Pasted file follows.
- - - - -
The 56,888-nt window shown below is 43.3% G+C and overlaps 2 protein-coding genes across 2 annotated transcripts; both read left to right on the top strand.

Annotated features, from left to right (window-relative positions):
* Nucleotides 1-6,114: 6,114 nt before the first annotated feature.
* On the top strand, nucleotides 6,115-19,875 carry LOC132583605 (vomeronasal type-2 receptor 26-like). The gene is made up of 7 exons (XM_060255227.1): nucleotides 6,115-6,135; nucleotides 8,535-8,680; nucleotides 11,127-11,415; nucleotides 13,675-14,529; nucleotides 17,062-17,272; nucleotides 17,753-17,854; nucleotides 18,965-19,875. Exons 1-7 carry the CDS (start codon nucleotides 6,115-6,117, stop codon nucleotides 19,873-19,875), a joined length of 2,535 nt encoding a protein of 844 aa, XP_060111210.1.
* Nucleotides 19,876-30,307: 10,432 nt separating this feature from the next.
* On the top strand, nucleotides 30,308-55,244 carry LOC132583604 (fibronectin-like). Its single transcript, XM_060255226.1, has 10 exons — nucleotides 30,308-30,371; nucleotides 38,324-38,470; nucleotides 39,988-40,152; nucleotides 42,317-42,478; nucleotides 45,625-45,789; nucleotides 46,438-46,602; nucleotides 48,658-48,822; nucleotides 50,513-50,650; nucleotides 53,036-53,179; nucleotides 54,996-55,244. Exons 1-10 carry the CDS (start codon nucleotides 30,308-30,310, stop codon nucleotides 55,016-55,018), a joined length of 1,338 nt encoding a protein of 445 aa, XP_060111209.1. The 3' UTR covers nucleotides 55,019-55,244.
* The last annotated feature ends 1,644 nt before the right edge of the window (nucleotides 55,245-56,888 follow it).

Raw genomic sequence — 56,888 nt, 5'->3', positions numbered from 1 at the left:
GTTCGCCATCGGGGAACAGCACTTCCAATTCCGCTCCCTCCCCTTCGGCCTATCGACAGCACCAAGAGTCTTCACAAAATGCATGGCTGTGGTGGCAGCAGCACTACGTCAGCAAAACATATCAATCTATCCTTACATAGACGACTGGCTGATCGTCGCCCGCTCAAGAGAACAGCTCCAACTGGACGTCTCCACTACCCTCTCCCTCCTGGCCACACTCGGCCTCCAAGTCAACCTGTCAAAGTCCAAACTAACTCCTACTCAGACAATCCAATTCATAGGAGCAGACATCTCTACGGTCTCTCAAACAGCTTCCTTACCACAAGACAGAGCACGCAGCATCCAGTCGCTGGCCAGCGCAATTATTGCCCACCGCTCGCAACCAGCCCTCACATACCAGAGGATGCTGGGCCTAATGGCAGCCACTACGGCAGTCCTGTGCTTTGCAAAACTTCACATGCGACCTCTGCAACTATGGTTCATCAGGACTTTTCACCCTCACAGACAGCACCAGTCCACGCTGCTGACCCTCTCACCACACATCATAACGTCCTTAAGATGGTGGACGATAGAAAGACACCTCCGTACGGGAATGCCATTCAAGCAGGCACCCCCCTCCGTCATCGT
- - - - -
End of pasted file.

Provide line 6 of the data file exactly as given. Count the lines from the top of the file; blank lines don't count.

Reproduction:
* On the top strand, nucleotides 30,308-55,244 carry LOC132583604 (fibronectin-like). Its single transcript, XM_060255226.1, has 10 exons — nucleotides 30,308-30,371; nucleotides 38,324-38,470; nucleotides 39,988-40,152; nucleotides 42,317-42,478; nucleotides 45,625-45,789; nucleotides 46,438-46,602; nucleotides 48,658-48,822; nucleotides 50,513-50,650; nucleotides 53,036-53,179; nucleotides 54,996-55,244. Exons 1-10 carry the CDS (start codon nucleotides 30,308-30,310, stop codon nucleotides 55,016-55,018), a joined length of 1,338 nt encoding a protein of 445 aa, XP_060111209.1. The 3' UTR covers nucleotides 55,019-55,244.